“There’s always that possibility, especially with this being a very conservative Legislature with Republican supermajorities, depending on what they use to grade them,” Dortch said. “… Our office used to do a scorecard, but that’s something we’ve pushed back from, to make sure we’re not putting people in a corner.
“We have definitely got to do something with our prison population, or we’ll end up in a situation like Alabama,” Dortch said.
After numerous lawsuits and a Department of Justice investigation, Alabama taxpayers are having to spend an estimated $1 billion on that state’s prison crisis. Mississippi leaders have warned that if the Magnolia State doesn’t start addressing overcrowding and other issues, it could face similar mandates.
Neal said MACP’s report cards will be nonpartisan, and based on policy, not politics.
The 10-8 report is likely to get lawmakers’ attention as a grassroots proxy for hundreds of police chiefs and thousands of police officers.
“I have three police chiefs in my district,” Sen. David Blount, D-Jackson said. “I certainly listen to them and respect their opinion.”
Blount said he supports all three measures in MACP’s initial legislative agenda this year.
MACP is asking lawmakers to provide an initial $250,000 in state reimbursement funds to smaller police departments that can’t afford to provide bullet proof vests — which run about $800 each — to officers. A federal program would cover half the costs, and cities would be reimbursed by the new fund if they front the other half.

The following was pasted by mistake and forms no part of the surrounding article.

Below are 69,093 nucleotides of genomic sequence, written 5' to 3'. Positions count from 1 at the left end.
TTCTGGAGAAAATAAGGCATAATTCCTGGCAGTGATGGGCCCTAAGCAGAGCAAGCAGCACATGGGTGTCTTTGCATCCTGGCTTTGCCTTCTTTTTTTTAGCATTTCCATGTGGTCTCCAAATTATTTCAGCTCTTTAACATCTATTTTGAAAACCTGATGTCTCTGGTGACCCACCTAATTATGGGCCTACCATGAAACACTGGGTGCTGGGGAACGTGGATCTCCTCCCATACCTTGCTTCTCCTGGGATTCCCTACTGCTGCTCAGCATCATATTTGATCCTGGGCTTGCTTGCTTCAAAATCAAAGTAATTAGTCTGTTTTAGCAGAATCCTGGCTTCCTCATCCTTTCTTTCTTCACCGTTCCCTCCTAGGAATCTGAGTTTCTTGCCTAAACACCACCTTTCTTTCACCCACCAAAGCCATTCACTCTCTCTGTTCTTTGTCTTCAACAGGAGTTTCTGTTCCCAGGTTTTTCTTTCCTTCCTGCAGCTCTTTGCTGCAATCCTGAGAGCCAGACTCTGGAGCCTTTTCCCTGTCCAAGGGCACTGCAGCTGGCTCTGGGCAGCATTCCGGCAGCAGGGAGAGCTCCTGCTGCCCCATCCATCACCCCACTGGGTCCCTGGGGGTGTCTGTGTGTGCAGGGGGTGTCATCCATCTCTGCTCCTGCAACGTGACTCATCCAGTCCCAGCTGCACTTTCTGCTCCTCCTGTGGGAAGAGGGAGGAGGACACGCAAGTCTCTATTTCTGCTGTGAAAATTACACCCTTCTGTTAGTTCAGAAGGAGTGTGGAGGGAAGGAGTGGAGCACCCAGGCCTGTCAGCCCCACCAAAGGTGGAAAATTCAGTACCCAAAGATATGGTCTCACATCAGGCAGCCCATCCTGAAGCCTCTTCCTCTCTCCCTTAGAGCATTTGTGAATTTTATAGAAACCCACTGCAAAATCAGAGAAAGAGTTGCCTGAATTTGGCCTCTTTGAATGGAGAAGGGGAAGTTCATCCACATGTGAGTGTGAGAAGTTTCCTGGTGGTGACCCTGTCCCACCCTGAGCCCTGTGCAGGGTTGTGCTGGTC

Neal said many officers in small departments in Mississippi do without bullet-proof vests, share them between multiple officers or wear worn, out-of-warranty vests that are hand-me-downs from other agencies.
“Those vests have a warranty period of five years for a reason,” Neal said. “Will a seven- or eight-year-old vest stop a bullet? Probably, but who wants to take that chance … Some agencies will have three vests, all expired, but like eight officers sharing them.”
Neal said the proposal would require cities to apply for federal funds for vests, then pay the other half match, and apply for reimbursement from the state. He said larger agencies and cities can typically afford to outfit officers with vests.
The supplemental pay proposal, Neal said, would provide $1,200 a year to officers serving in accredited departments and cost the state about $4 million a year. He said there are 29 agencies that have gone through state or national training accreditation, and that the pay stipend would help encourage more to do so.
Neal said Mississippi police are generally low-paid. He said some larger agencies start officers pay as high as $40,000 to $45,000 a year, but many pay far less and “we’ve got some smaller agencies out there — God bless them — paying about $9 an hour.” Neal said Louisiana in recent years started a supplemental state pay program of $2,400 a year.
Neal said MACP is also pushing to change the makeup of the state Board of Standards and Training for law enforcement to allow MACP to have a seat. He said sheriffs, highway patrol, campus police and other associations have representatives on the board, but not the president of MACP, although he said his association represents the largest number of law enforcement officers in the state by far.